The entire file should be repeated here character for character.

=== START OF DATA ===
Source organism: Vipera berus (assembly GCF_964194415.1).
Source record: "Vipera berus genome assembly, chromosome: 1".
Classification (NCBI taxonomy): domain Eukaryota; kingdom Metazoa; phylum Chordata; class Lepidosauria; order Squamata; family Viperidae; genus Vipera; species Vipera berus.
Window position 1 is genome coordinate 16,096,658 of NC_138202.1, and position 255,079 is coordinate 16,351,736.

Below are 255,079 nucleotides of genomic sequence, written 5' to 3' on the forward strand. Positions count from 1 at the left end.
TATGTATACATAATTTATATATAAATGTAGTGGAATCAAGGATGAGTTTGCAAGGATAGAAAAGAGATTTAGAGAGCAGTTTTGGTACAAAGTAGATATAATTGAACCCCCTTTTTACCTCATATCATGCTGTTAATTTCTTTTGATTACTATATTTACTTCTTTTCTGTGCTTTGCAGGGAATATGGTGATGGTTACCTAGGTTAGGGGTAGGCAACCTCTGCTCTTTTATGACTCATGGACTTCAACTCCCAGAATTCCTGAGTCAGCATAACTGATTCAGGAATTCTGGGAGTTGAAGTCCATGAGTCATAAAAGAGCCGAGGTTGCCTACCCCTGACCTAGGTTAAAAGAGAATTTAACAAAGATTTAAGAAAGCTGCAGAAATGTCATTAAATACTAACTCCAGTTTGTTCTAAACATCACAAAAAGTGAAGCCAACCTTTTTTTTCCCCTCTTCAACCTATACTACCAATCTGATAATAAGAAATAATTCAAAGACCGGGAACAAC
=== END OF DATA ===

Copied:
Source organism: Vipera berus (assembly GCF_964194415.1).
Source record: "Vipera berus genome assembly, chromosome: 1".
Classification (NCBI taxonomy): domain Eukaryota; kingdom Metazoa; phylum Chordata; class Lepidosauria; order Squamata; family Viperidae; genus Vipera; species Vipera berus.
Window position 1 is genome coordinate 16,096,658 of NC_138202.1, and position 255,079 is coordinate 16,351,736.

Below are 255,079 nucleotides of genomic sequence, written 5' to 3' on the forward strand. Positions count from 1 at the left end.
TATGTATACATAATTTATATATAAATGTAGTGGAATCAAGGATGAGTTTGCAAGGATAGAAAAGAGATTTAGAGAGCAGTTTTGGTACAAAGTAGATATAATTGAACCCCCTTTTTACCTCATATCATGCTGTTAATTTCTTTTGATTACTATATTTACTTCTTTTCTGTGCTTTGCAGGGAATATGGTGATGGTTACCTAGGTTAGGGGTAGGCAACCTCTGCTCTTTTATGACTCATGGACTTCAACTCCCAGAATTCCTGAGTCAGCATAACTGATTCAGGAATTCTGGGAGTTGAAGTCCATGAGTCATAAAAGAGCCGAGGTTGCCTACCCCTGACCTAGGTTAAAAGAGAATTTAACAAAGATTTAAGAAAGCTGCAGAAATGTCATTAAATACTAACTCCAGTTTGTTCTAAACATCACAAAAAGTGAAGCCAACCTTTTTTTTCCCCTCTTCAACCTATACTACCAATCTGATAATAAGAAATAATTCAAAGACCGGGAACAAC